First Look at Google Chrome OS — Extensions, Options and More

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Although I promised myself I wasn’t going to spend time running Google’s Chrome OS right now, I got the bug. Thanks to gdgt who put an image together, I’ve spent about 15 minutes tinkering with it in VirtualBox. Chrome OS is definitely bare-bones right now and slow in a VM, but any performance judgements should be considered irrelevant right now. Two thoughts came to mind as I got my hands dirty: who is this for and what can make it successful.

As far as the first question, Chrome OS is for someone like me — someone who spends 98% of their day in a browser. Or it could be for everyone else, provided they use it in the manner intended. Is it meant to replace a daily operating system for most people? No more so than a netbook would be a replacement for a high-powered workstation. It’s simply not that kind of tool. Chrome OS is intended for quick access to the web on a portable notebook-like companion device. Think of it as the environment and device you’d go to when you don’t want to boot up a full OS but you want a larger screen and keyboard than your smartphone has.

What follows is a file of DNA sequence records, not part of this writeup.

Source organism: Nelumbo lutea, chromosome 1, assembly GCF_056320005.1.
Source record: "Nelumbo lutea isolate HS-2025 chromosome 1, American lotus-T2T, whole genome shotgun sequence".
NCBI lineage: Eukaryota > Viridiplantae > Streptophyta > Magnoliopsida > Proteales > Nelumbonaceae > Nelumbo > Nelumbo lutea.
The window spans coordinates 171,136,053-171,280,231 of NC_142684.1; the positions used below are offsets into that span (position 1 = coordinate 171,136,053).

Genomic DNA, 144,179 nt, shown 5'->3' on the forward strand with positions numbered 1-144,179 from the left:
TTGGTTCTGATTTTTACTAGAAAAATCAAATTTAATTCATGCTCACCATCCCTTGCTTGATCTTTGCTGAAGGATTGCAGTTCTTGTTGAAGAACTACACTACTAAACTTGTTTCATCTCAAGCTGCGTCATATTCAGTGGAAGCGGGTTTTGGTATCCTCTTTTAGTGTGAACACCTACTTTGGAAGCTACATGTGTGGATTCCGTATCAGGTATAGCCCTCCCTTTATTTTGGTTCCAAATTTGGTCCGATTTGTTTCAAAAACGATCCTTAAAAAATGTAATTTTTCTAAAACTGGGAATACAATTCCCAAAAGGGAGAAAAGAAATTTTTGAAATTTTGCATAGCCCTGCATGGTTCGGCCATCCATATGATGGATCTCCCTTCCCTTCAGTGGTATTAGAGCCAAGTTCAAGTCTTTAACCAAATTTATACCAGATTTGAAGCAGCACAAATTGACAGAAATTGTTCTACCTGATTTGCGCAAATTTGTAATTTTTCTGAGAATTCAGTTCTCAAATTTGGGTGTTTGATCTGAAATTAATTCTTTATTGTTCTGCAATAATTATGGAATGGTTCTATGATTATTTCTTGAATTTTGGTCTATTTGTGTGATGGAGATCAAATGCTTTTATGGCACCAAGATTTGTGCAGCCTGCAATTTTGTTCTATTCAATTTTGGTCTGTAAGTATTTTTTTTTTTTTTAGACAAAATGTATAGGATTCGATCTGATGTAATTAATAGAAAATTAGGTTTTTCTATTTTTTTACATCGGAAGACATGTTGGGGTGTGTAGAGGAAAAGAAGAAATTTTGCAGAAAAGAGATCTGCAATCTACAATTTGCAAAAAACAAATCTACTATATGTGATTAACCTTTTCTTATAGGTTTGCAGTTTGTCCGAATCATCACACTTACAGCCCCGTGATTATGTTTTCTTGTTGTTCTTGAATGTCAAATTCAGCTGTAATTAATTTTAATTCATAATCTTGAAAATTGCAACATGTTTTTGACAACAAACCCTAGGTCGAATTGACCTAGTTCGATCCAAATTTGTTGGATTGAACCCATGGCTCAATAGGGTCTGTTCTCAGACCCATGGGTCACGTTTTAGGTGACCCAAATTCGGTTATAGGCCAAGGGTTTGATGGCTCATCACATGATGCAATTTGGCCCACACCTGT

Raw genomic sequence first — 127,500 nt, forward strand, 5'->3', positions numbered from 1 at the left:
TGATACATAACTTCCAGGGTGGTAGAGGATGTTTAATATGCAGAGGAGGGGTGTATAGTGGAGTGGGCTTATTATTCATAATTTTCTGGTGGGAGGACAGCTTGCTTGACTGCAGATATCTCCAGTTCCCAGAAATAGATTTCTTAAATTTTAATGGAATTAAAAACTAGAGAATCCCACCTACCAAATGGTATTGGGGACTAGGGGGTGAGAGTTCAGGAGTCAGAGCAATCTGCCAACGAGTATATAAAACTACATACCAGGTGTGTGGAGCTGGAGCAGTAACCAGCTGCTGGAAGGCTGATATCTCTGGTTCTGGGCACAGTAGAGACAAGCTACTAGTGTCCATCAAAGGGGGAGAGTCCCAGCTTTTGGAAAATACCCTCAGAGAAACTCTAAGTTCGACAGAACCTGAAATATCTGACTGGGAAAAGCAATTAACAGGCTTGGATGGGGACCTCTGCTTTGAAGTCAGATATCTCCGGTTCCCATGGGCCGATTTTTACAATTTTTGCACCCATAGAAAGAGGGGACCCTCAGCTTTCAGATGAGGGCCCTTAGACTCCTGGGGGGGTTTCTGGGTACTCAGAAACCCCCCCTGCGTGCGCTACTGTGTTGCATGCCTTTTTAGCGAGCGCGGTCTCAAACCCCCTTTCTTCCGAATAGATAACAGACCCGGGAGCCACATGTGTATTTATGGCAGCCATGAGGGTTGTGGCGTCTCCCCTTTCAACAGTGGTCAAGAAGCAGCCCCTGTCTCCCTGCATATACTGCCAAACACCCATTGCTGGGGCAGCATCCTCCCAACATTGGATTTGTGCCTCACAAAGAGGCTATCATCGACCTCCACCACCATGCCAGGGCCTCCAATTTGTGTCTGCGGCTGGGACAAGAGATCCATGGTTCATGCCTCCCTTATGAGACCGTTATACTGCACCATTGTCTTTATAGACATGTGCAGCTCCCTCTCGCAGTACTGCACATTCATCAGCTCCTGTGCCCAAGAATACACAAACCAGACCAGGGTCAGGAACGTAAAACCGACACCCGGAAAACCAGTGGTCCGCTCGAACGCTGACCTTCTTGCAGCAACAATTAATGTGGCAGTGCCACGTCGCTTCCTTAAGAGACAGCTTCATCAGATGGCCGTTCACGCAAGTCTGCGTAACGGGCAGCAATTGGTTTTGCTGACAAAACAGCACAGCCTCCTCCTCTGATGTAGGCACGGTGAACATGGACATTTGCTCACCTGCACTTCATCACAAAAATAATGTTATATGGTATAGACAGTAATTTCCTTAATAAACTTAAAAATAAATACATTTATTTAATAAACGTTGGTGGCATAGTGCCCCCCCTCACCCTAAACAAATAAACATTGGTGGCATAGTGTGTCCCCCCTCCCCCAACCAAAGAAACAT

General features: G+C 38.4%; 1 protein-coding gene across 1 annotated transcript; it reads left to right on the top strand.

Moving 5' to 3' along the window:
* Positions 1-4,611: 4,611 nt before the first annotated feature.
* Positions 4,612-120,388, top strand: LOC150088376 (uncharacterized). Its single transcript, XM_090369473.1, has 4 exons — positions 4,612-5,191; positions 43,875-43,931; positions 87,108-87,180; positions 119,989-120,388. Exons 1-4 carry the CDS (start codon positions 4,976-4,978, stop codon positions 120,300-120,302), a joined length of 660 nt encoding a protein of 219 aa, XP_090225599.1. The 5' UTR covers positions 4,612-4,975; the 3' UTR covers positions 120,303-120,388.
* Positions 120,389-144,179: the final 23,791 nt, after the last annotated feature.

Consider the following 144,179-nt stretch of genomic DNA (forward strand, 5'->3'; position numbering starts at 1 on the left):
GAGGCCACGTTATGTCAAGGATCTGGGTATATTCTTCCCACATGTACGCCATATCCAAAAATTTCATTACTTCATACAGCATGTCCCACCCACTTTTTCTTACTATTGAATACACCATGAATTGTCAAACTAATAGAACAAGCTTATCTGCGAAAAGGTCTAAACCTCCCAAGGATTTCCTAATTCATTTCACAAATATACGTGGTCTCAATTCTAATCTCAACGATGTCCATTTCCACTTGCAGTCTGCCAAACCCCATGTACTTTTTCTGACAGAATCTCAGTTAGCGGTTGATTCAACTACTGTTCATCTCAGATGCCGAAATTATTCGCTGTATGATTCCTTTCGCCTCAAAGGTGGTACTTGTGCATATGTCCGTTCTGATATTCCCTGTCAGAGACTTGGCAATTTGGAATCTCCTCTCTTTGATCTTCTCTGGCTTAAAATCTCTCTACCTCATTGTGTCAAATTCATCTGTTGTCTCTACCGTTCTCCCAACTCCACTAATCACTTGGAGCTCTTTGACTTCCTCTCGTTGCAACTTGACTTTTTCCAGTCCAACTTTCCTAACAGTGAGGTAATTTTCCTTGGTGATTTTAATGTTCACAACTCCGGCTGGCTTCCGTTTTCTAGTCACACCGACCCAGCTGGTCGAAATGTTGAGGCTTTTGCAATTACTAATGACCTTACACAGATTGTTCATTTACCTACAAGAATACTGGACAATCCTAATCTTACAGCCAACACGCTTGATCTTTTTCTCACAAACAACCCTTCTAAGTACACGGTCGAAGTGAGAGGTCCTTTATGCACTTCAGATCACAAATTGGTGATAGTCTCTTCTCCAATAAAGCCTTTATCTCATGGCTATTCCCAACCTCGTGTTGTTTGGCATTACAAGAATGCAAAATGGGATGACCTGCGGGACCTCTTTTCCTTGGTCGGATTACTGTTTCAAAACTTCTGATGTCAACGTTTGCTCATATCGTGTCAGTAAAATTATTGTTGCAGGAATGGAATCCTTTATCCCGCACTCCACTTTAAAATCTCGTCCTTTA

So what can make it successful? There are several factors, but one of the key ones is what makes Firefox so useful — extensions. As Mozilla’s browser has shown, you can do quite a bit in a browser with the right tools. And oddly enough, while Chrome OS doesn’t yet support extensions officially, you’ll see in my video that I have a few installed anyway. That’s my first look and first thoughts. I’ll have plenty more to say as the project matures.

Note: because I couldn’t resize the virtual machine or Chrome OS, I recommend watching this video in full screen and in the HD version when it becomes available.

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